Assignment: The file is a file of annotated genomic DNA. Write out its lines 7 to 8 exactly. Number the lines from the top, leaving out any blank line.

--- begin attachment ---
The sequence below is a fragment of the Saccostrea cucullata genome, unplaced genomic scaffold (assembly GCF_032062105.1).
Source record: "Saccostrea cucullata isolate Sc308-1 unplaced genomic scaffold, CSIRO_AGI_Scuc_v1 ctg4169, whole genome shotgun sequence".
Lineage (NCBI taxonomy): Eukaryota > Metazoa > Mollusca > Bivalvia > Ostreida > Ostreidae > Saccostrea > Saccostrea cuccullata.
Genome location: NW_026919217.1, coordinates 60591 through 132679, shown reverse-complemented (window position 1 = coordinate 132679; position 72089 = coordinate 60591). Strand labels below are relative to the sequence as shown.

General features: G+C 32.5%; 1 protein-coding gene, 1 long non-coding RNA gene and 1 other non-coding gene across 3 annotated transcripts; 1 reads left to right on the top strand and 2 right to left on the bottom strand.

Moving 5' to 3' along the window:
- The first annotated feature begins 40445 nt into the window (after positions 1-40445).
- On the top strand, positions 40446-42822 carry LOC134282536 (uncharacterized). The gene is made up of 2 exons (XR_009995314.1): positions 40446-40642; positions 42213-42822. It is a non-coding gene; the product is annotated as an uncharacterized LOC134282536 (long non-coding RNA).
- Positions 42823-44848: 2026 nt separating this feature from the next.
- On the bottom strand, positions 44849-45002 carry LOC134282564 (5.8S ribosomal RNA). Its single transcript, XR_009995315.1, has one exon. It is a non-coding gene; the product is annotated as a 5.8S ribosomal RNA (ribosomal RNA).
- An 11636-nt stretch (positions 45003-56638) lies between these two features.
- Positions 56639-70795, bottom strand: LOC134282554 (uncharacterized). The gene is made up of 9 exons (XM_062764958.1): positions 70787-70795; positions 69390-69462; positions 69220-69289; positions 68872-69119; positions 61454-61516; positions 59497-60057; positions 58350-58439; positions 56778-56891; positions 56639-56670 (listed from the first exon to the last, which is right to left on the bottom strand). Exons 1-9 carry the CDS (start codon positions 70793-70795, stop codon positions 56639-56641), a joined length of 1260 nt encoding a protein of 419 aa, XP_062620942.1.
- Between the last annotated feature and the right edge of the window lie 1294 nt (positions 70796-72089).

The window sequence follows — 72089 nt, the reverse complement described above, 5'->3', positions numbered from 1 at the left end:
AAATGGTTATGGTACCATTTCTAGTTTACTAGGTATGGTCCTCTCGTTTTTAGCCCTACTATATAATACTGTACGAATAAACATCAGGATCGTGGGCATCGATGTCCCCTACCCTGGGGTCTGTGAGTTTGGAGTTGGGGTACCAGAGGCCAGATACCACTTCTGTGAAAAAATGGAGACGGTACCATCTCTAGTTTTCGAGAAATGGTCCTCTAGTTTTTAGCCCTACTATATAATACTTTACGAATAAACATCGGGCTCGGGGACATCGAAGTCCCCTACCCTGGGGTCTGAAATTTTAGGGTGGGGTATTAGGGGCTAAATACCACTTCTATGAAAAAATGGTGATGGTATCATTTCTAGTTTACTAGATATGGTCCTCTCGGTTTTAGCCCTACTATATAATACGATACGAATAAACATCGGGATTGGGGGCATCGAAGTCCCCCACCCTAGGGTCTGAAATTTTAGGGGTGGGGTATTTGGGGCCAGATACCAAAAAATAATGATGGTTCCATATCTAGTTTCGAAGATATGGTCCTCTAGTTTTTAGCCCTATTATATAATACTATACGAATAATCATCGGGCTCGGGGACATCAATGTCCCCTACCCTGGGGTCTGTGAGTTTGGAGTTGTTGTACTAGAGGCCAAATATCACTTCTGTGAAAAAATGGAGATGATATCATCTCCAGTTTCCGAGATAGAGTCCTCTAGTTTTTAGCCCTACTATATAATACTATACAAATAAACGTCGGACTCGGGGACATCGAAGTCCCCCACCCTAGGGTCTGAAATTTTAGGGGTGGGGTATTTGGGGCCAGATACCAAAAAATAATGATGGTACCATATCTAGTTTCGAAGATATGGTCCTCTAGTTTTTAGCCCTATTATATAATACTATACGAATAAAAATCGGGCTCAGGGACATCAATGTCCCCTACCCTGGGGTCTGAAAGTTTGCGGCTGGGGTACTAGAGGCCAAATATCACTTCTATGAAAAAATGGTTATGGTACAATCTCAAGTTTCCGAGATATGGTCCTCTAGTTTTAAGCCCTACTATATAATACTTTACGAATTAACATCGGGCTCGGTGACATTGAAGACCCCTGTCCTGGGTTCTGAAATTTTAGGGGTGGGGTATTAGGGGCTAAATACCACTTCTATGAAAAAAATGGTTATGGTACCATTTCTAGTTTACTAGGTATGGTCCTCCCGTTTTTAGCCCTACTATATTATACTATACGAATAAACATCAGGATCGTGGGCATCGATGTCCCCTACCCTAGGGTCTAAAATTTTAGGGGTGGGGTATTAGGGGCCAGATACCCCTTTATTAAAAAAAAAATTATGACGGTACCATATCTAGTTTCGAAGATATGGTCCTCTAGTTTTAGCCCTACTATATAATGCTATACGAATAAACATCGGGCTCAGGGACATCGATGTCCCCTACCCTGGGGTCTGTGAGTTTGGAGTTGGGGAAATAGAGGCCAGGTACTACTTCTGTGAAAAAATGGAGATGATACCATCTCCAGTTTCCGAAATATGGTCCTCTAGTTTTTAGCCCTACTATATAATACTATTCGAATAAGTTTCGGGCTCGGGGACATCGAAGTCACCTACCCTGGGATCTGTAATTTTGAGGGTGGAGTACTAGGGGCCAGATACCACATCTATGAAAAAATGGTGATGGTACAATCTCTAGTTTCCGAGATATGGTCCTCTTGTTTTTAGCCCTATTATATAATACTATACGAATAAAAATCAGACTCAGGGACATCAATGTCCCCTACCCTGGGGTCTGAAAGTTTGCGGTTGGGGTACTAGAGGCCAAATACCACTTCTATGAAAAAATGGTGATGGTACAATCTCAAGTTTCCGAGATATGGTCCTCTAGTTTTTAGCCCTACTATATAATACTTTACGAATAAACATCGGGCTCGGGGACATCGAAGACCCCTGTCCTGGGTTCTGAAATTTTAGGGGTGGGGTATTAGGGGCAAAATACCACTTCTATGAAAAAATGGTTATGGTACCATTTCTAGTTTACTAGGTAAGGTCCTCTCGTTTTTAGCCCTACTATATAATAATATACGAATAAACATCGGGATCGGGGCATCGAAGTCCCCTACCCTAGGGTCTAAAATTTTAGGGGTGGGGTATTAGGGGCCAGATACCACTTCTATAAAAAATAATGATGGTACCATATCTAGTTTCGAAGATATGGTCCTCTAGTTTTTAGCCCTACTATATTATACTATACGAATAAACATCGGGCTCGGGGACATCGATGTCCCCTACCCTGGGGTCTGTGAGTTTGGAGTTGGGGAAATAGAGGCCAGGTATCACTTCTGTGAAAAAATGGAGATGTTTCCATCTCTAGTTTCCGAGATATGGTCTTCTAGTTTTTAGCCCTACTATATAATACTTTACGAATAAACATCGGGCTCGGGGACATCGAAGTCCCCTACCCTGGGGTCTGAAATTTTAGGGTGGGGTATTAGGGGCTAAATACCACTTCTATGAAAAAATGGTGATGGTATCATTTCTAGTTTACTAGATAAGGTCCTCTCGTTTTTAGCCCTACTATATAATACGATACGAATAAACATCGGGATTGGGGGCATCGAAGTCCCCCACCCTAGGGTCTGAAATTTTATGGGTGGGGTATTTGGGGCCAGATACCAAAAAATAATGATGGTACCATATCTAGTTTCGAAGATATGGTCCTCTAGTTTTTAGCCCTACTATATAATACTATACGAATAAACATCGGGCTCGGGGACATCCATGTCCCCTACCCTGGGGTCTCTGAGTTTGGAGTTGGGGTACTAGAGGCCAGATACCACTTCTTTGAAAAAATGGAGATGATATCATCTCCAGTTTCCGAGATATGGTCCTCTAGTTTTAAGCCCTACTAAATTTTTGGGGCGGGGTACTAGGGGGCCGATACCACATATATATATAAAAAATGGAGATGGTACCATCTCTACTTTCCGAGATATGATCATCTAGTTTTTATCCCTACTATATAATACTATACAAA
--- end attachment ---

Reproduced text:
- The first annotated feature begins 40445 nt into the window (after positions 1-40445).
- On the top strand, positions 40446-42822 carry LOC134282536 (uncharacterized). The gene is made up of 2 exons (XR_009995314.1): positions 40446-40642; positions 42213-42822. It is a non-coding gene; the product is annotated as an uncharacterized LOC134282536 (long non-coding RNA).